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Behind the Art | “Frost Faerie”


A Recipe for Holiday Magic

I have always been a sucker for the “Nutcracker Suite” in Walt Disney’s “Fantasia.” I love everything about those faeries, how they unfurl from flower buds, swirl through the sky, drip color on autumn leaves. Then there’s that incredible moment when the fairy’s toe touches down, the water turns to ice and her toe becomes a skate. MAGIC!


After my sister Lisa sent me an astoundingly intricate frost pattern from her Ontario farm last winter (the coldest winter EVER!), I knew I wanted a Frost Faerie scribbling on a window for the 2014 Holiday card.


What follows (scroll down pls!) are the ingredients for my Frost Faerie Holiday Card, using the creative process I’ve developed for making artwork.

Frost Faerie Trampoline Shots

Getting the perfect “flying pose” was lots of fun!

1. Add One Sparkling Teen

Frost Faerie Cute

Making a faerie starts with an angel!

The first ingredient of a Frost Faerie is a truly magical young woman. I was lucky to find Charlotte through her Grandma Lorna, my friend and colleague from the Colorado Professional Videographers Association. Charlotte has huge eyes, radiant curiosity about life, and a highly contagious smile. When she smiles, it feels like the sun embracing us after the storm. Perfect!

2. Coat with Faerie Wings

There’s a wedding dress in my costume department that ends up in a crazy number of artworks. It has a train, long buttoned sleeves, and organza cut-out details. It cost $10 at the Boulder Humane Society Thrift Store. When Charlotte tried it on, it brought out the magic. What a dress!


Wings? Hmmm… Costume store wings were too stiff for a faerie. Fortunately, when another videography friend, Mo, moved to Maui, I inherited two dozen feather boas from her wardrobe. The boas were soft and light-weight. My cat demonstrated how well they flew when one boa accidentally slipped below the clothing rack. Thx, Puma!

Faerie wings are more “dragonfly” than “angel.” The boas alone were too bird-y. The bride dress came with yards of veil that blended with the boas into unique wings. Just right for Frost Faerie!

Frost Faerie Costume

The Frost Faerie costume.

For the jewelry, a tiara and a twinkling necklace evoked that “silvery faerie” feeling. Lorna, a professional hair and makeup artist, advised glitter for the cheeks and eyes, and voilà, the Frost Faerie was born!

Frost Faerie Makeup

Grandma Lorna applies “frost” to the Faerie.

3. Stir Arms into Gesture

Though Charlotte had never acted before, she’s naturally emotive and was great at taking direction. We talked about Disney princesses and I showed her some basic pantomime to get her body into a graceful arc. We rehearsed the frost-painting. I should mention here that Charlotte had to pretend she was painting on a wall while hovering! No small order for a first performance. Finally, we worked on the faerie’s gleefulness. Folks, that’s a LOT to remember all at the same time. Charlotte was awesome!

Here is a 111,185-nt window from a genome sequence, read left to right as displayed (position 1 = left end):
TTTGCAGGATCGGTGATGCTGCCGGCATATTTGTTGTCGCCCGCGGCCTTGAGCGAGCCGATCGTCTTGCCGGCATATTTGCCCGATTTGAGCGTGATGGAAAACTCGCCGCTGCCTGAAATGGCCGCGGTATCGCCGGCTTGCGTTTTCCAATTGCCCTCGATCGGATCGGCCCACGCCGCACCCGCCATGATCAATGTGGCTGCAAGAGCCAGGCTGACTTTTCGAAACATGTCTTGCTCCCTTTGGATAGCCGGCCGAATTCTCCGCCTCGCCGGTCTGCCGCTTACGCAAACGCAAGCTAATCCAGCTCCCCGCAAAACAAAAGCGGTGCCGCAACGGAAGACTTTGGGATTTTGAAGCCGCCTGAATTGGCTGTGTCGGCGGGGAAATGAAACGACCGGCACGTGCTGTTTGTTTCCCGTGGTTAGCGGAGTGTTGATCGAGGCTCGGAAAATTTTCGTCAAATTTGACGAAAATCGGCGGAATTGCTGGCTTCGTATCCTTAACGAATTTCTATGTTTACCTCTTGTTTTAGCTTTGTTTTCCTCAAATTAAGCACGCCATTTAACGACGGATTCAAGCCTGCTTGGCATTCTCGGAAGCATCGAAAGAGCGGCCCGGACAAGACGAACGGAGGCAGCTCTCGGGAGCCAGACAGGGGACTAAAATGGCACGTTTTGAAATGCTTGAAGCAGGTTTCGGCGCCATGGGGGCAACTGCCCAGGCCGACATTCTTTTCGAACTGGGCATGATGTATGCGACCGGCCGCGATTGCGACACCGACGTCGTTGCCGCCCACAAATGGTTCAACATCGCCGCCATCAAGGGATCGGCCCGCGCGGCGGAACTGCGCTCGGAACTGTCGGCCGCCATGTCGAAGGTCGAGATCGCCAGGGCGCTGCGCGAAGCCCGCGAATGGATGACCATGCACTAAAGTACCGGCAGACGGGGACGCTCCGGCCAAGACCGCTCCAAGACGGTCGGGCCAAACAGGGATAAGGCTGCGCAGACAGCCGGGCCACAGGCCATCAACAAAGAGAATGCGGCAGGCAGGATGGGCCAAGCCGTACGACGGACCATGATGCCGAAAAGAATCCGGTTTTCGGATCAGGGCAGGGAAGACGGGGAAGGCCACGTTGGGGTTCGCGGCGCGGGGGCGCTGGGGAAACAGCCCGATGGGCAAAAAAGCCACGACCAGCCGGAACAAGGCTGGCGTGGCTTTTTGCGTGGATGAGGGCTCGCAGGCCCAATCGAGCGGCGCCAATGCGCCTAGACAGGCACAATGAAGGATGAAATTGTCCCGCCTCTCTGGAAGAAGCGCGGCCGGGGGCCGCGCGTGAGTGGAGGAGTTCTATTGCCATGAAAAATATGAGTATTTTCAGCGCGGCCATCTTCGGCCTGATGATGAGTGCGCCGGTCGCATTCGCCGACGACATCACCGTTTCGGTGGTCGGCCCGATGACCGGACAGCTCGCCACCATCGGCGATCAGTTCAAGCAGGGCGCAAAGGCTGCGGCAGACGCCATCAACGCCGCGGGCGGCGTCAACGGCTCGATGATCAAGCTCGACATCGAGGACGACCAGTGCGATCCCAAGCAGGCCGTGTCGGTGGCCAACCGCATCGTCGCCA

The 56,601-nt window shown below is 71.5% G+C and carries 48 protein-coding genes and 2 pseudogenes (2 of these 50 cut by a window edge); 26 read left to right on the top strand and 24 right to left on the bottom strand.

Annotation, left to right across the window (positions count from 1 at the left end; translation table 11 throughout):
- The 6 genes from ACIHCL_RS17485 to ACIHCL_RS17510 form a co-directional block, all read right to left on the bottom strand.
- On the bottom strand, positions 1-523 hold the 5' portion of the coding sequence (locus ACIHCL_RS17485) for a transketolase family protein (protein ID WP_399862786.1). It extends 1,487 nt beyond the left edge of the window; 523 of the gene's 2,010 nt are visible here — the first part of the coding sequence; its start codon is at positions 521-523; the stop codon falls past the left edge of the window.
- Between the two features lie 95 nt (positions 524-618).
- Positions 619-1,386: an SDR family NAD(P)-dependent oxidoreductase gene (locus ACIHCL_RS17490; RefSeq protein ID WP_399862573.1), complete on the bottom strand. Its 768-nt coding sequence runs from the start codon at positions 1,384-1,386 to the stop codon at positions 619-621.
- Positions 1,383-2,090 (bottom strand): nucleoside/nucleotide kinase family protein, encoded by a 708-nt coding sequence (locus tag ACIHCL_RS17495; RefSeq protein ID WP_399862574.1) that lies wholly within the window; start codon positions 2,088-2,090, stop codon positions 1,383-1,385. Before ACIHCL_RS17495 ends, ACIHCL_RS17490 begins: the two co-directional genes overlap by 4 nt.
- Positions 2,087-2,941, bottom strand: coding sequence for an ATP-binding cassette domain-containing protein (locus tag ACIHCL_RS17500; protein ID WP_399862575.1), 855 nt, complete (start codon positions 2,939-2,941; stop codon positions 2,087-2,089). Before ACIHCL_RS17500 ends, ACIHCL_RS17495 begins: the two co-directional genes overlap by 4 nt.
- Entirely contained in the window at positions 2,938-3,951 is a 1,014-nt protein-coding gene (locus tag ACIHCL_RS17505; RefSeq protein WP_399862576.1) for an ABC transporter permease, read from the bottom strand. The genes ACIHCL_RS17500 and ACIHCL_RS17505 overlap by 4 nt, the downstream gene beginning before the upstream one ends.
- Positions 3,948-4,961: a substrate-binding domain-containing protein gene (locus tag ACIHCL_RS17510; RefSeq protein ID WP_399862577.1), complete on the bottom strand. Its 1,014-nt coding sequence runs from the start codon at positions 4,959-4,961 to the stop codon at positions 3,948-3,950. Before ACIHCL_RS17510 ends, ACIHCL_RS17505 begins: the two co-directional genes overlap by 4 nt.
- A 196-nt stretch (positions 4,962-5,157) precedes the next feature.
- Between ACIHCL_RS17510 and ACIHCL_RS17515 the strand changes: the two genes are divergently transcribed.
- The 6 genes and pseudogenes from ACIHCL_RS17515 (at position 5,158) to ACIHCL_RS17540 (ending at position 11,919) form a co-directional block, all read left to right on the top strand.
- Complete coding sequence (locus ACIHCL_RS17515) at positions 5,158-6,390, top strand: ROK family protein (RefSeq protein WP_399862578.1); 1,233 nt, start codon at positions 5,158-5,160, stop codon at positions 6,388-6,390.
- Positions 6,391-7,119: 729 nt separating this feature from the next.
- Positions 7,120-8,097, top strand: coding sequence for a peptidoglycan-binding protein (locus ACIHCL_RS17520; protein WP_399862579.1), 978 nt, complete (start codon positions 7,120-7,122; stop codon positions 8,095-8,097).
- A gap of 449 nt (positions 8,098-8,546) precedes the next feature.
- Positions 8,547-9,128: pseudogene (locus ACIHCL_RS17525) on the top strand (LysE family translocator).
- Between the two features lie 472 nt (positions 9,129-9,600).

Frost Faerie Greeting Card Rehearsal

Rehearsing for the “Frost Faerie” Holiday Card.

Frost Faerie detail

The frost-painting gesture.

4. Bounce Until Flight is Achieved!

Finally: FLIGHT! We used Charlotte’s backyard trampoline. It took many, many bounces to get everything just right. At the end of the shoot, I had about twenty really great takes. I combined seven of them to get the final “perfect” Frost Faerie. It was tough to decide just which was the best face, arm, and foot. Fantastic things happened with the wings, too. The final wings are a composite of six different photos.


All told, there are forty-six layers in the final painting (that’s for you, Photoshop buffs!)

5. Serve in a Gold Foil Envelope

Frost Faerie Greeting Card

The final “Frost Faerie” Holiday Card

  • Rachel Prairie November 13, 2014, 9:06 pm

    I love the behind the scenes peek, I am always amazed at how many layers of attention, thoughtfulness and skill go into every piece you create!

  • jyothish Kumar November 13, 2014, 11:01 pm


  • Martha McCoy November 14, 2014, 7:15 am

    Wonderful work, Sonya! Thank you for sharing your creative process and love of your art.

    • Sonya Shannon December 23, 2014, 5:11 pm

      Thanks Martha! I love looking at your art & sharing your process too.

  • Laura Haferkorn November 14, 2014, 2:41 pm

    What a lot of patience you have to get just the right shots and then the editing! Thank you for sharing.

    • Sonya Shannon December 23, 2014, 5:12 pm

      Same as you, Laura! I think the writing process you do in your mystery novels is very similar to the kind of patience and attention to detail I use in visual art. Thanks!


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